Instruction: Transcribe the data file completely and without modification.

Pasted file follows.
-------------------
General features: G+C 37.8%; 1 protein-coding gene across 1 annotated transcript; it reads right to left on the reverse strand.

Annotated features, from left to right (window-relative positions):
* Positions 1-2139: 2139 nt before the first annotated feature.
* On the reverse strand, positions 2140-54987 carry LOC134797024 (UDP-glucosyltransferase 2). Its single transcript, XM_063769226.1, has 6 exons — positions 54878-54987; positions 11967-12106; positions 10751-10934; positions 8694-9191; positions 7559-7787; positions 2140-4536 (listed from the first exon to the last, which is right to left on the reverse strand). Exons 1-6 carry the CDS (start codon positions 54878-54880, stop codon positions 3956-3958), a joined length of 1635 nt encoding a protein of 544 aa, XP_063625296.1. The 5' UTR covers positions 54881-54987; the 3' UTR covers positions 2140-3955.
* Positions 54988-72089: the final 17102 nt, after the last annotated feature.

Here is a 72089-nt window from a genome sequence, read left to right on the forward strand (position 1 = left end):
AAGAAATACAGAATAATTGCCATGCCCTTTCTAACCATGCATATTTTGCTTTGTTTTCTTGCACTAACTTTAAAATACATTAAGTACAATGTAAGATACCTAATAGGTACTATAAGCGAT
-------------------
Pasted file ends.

General features: G+C 37.8%; 1 protein-coding gene across 1 annotated transcript; it reads right to left on the reverse strand.

Annotated features, from left to right (window-relative positions):
* Positions 1-2139: 2139 nt before the first annotated feature.
* On the reverse strand, positions 2140-54987 carry LOC134797024 (UDP-glucosyltransferase 2). Its single transcript, XM_063769226.1, has 6 exons — positions 54878-54987; positions 11967-12106; positions 10751-10934; positions 8694-9191; positions 7559-7787; positions 2140-4536 (listed from the first exon to the last, which is right to left on the reverse strand). Exons 1-6 carry the CDS (start codon positions 54878-54880, stop codon positions 3956-3958), a joined length of 1635 nt encoding a protein of 544 aa, XP_063625296.1. The 5' UTR covers positions 54881-54987; the 3' UTR covers positions 2140-3955.
* Positions 54988-72089: the final 17102 nt, after the last annotated feature.

Here is a 72089-nt window from a genome sequence, read left to right on the forward strand (position 1 = left end):
AAGAAATACAGAATAATTGCCATGCCCTTTCTAACCATGCATATTTTGCTTTGTTTTCTTGCACTAACTTTAAAATACATTAAGTACAATGTAAGATACCTAATAGGTACTATAAGCGAT